As a species we are killers, but surely not for ‘sport’ or stuffed representations of our conquests?
Once, when we hunted through the forests and across the plains for our meat and there were only a few million of us scattered around the world, the wild was a larder of such magnitude that our impact upon it was all but insignificant. The getting of our protein wasn’t easy, however. It required strength, prowess with nets, spears, clubs and arrows and no small amount of courage. No wonder then that hunting and warring were so closely associated with the ability to protect and provide; they were the root qualities of manhood. In many societies, valour in battle and facing down a dangerous animal were important rites of passage. It wasn’t noble, good or bad, it just was. A few remnant communities may still live somewhat like this but, by and large, we exist in a world that is a far remove. For some it is a much more comfortable and secure place, but for most people it remains scary and hard. Now there are seven billion of us and the larder, although far from bare, is being emptied faster than it is being replenished. Who we are hasn’t changed, for we remain apex predators: killers, to put it bluntly. We do things differently for sure. The fortunate among us now hunt down our protein in the sanitised aisles of supermarkets, where the greatest danger we face is a maxed out credit card at the checkout point and the drive to and from the shopping centre.
The rest of humanity scavenges as they have always done. Some choose to live without meat (I am not one), but such is our collective impact on the planet that very, very few of us can claim to live without consequence for other biological forms. The point remains that we are killers. We kill by proxy for meat, we destroy wildlife and wilderness to make way for our needs and wants, and we even kill our own kind in turf wars on a local and global scale. It isn’t noble, it just is. Our nature is deeply rooted in our primitive brains. And yes, we kill to survive. But there should be no pleasure in that act. It is at this point that I diverge from those who hunt for sport. I understand hunting where the outcome is food. What I don’t understand is the need to hunt, not for meat to feed people, not for bone to make implements or to take skins for clothing and shelter, but the deep visceral thrill of killing something for its magnificence as a living creature and then displaying it, whole or in part, as a trophy. That isn’t noble and never will be.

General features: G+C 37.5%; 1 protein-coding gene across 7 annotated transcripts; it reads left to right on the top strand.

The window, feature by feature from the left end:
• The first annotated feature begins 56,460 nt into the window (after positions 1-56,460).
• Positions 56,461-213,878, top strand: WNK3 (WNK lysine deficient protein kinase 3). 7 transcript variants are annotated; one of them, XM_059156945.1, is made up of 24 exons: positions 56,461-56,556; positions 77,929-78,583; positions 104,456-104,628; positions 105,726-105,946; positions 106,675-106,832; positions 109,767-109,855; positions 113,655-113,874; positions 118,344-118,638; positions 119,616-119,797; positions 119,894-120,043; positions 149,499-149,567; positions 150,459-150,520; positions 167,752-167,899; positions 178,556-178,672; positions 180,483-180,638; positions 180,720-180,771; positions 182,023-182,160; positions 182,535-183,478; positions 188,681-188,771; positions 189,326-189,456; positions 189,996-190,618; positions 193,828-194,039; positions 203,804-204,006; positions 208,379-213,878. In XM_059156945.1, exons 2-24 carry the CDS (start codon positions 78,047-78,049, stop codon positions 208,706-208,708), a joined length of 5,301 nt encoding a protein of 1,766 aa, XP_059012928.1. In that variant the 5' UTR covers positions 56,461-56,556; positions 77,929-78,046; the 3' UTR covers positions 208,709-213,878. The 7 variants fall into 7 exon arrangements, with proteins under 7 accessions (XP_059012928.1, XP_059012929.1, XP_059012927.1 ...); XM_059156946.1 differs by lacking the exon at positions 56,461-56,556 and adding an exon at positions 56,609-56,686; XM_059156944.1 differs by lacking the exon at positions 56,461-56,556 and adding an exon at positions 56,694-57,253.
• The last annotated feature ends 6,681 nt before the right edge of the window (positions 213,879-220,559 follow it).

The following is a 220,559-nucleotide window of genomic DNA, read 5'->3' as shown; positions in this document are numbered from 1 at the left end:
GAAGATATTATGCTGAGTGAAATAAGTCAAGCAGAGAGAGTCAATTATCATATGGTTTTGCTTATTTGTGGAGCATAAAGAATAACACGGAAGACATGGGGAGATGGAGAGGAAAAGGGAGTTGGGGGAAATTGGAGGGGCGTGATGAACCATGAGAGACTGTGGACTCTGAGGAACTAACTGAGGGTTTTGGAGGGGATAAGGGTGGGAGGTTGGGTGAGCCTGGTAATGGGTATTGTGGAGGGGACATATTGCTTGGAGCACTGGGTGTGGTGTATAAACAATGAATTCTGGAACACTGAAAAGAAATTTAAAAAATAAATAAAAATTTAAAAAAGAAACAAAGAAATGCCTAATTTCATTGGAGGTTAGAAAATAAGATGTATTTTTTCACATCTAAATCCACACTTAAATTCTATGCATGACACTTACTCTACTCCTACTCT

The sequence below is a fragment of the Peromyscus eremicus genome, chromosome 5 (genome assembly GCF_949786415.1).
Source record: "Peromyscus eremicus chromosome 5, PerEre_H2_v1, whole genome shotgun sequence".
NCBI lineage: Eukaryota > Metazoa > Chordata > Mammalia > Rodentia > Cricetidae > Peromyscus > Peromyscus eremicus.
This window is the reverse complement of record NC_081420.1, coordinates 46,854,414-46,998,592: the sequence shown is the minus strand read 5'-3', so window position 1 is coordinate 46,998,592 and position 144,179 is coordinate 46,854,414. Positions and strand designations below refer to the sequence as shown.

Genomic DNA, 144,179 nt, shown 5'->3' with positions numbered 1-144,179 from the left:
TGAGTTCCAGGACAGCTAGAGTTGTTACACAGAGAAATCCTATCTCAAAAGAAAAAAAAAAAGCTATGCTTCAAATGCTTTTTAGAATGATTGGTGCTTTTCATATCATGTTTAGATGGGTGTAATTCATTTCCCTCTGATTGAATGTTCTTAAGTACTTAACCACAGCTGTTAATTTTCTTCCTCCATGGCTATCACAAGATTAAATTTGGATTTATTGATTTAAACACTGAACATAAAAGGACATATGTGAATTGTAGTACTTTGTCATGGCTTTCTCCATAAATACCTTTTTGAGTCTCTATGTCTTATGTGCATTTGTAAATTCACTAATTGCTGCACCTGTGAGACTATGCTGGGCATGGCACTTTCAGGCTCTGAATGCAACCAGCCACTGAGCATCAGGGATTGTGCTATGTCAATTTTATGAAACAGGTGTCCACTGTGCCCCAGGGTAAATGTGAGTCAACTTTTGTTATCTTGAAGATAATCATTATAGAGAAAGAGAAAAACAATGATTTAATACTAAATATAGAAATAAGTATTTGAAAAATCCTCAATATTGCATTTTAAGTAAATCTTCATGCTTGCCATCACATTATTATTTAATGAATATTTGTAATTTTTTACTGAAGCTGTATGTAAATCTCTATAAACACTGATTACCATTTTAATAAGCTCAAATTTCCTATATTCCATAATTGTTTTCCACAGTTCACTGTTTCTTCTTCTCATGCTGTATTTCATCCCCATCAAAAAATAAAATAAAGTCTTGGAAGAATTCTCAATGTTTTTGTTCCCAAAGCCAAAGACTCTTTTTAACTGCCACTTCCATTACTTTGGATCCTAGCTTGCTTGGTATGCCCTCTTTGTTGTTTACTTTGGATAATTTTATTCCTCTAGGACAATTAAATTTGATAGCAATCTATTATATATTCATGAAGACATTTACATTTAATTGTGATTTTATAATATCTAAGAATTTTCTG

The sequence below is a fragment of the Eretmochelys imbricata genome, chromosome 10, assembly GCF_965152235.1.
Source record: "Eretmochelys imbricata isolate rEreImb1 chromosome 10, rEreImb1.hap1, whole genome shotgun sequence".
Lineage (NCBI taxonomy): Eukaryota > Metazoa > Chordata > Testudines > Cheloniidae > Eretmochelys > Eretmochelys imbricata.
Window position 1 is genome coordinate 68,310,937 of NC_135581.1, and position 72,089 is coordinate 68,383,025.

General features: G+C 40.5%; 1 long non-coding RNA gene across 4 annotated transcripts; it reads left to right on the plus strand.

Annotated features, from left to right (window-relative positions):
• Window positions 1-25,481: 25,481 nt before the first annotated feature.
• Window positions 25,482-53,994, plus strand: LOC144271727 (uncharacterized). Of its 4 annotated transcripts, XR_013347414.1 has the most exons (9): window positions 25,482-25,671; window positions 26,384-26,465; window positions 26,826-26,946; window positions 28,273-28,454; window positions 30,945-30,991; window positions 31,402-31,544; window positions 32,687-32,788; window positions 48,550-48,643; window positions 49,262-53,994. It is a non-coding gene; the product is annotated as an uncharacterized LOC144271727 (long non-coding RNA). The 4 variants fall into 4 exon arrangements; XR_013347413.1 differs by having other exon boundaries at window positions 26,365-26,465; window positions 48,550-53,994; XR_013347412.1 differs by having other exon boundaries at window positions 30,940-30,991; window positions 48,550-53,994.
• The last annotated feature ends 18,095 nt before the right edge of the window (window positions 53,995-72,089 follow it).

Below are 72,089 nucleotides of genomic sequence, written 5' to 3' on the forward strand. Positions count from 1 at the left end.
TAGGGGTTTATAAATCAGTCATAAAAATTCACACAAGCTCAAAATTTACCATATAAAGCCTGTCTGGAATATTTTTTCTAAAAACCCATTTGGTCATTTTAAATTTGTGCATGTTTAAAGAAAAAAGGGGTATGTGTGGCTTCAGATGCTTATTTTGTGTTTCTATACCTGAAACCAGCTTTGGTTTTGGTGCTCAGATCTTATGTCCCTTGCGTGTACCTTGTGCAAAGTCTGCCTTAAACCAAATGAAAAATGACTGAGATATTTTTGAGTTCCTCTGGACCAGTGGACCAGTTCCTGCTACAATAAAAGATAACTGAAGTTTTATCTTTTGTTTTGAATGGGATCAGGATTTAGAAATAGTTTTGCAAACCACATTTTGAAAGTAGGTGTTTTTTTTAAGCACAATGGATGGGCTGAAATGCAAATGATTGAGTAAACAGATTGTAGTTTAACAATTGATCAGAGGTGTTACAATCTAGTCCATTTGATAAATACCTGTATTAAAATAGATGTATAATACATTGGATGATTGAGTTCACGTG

This article was first published as an editorial in the October 2013 issue of Africa Geographic magazine.